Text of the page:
Monaco: License to Shoot

Photographers often say that France, with its particularly thorny privacy laws, is the trickiest place in the world for street photography. I suspect people who say that have never tried it in Monaco. While it has its showy side, Monaco is well-known as a safe haven for some of the world’s higher earners, and this is a reputation that the principality works hard to protect. Paparazzi photographers are about as unwelcome as a rabid stray dog at Crufts and, unfortunately, any roving photographer risks being tarred with the same brush. It’s not worth debating the rights and wrongs of photographers’ freedom here, or the irony that over 400 security cameras are constantly filming an area that covers less than a square mile. Monaco is Monaco. Photographers who want to shoot anywhere in the principality, for whatever purpose, need their License to Shoot.

A vintage sports car passes in front of the Monte Carlo Casino, Monaco
Casino Square: cars, cameras and coppers

Permit patience

I have fairly frequent assignments in Monaco. Whether as a press photographer for a choreographed event (see my post about photographing the Monaco royal wedding in 2011), going on commission to shoot a portrait like last month’s profile of überchef Joël Robuchon for the Sunday Telegraph’s Seven magazine, or on a travel or food photography assignment, I need to devote some quality time to arranging access beforehand. Right now I am planning a two day shoot for a forthcoming New York Times ‘36 Hours in Monaco‘ article and, at the end of the umpteenth telephone call and printing out my 4th authorisation certificate, I’m starting to lose the will to live. There is, alas, no such thing as a ‘cover-all’ photography permit.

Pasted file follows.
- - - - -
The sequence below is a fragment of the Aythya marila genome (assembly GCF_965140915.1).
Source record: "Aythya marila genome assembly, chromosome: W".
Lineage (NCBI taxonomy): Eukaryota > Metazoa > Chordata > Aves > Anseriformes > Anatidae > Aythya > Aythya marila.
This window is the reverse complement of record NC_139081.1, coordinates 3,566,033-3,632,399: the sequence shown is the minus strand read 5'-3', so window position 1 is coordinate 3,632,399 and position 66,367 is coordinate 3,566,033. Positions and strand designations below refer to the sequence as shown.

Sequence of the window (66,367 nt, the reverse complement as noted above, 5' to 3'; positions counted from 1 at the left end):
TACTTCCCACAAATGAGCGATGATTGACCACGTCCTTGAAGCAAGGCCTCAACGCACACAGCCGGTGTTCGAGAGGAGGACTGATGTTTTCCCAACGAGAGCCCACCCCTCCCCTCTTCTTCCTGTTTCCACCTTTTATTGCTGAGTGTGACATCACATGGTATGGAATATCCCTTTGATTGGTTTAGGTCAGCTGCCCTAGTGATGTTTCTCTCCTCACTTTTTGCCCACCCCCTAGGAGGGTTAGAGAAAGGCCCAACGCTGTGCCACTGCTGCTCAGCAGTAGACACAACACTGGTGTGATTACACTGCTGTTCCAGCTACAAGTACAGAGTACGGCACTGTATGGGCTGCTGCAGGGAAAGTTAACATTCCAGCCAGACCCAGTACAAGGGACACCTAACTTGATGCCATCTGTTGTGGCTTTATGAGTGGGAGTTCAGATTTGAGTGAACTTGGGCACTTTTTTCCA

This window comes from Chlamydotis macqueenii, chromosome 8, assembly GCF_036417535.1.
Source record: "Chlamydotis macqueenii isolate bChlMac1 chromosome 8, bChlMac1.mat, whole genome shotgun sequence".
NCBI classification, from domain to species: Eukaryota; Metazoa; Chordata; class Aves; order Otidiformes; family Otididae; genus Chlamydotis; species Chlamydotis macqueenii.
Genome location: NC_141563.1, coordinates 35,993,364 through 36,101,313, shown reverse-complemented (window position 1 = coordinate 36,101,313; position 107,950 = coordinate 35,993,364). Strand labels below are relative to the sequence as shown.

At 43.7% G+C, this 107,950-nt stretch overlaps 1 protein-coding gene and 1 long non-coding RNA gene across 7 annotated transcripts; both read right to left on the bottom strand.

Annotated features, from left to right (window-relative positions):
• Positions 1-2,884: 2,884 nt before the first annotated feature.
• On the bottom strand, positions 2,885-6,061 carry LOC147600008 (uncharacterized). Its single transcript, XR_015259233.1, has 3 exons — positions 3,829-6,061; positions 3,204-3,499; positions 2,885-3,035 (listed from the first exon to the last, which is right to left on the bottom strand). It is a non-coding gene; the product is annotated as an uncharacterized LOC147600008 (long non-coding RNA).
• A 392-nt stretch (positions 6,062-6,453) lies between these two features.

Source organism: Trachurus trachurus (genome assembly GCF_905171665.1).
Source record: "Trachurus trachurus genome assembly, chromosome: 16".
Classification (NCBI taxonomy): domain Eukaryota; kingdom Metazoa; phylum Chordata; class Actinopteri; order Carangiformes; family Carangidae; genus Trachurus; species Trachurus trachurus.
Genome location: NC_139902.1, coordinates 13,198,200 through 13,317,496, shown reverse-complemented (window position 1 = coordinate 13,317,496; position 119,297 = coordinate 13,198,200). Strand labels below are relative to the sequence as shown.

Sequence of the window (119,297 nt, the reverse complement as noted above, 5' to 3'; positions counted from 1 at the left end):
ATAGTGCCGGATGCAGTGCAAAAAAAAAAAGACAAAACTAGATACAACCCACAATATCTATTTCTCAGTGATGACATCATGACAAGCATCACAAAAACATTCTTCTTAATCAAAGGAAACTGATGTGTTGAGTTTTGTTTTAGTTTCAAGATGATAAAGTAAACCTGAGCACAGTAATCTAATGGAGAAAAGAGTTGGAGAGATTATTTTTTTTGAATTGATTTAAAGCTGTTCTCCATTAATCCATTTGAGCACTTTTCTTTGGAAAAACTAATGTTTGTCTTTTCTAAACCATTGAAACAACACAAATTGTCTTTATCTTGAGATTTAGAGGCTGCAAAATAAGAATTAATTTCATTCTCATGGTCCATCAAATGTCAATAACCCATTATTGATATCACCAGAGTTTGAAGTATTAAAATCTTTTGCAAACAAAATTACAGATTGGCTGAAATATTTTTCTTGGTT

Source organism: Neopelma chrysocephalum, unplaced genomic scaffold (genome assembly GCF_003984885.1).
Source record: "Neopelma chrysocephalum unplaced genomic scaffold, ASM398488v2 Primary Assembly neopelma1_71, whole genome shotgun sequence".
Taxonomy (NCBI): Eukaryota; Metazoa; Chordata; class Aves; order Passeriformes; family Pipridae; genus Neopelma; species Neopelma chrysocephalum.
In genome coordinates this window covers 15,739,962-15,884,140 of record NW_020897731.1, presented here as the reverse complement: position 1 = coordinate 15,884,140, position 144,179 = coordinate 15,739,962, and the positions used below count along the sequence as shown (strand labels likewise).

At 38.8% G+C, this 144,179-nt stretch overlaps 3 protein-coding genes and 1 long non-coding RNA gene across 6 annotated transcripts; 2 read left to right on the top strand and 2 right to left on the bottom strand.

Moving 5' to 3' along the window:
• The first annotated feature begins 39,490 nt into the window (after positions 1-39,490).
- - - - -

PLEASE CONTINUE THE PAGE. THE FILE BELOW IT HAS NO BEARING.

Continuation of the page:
Page layout from Delta Airline's Sky Magazine (May 2013) showing
A one-pager for Delta Airline’s in-flight magazine that took almost as long to arrange permissions for as it did to shoot

Well, there is a general ‘OK, you can take pictures in Monaco’ document that is issued by the Department of the Interior. To apply for this, you have to ask for The Appropriate Form to be sent to you and fill it out at least 15 days in advance of the shoot, stipulating the equipment you intend to use, the make of car you drive and the colour of your underpants (alright, not quite the last one). However the magic piece of paper you receive in return probably doesn’t cover what you really need to photograph, if the iconic sites of Monaco are part of the brief.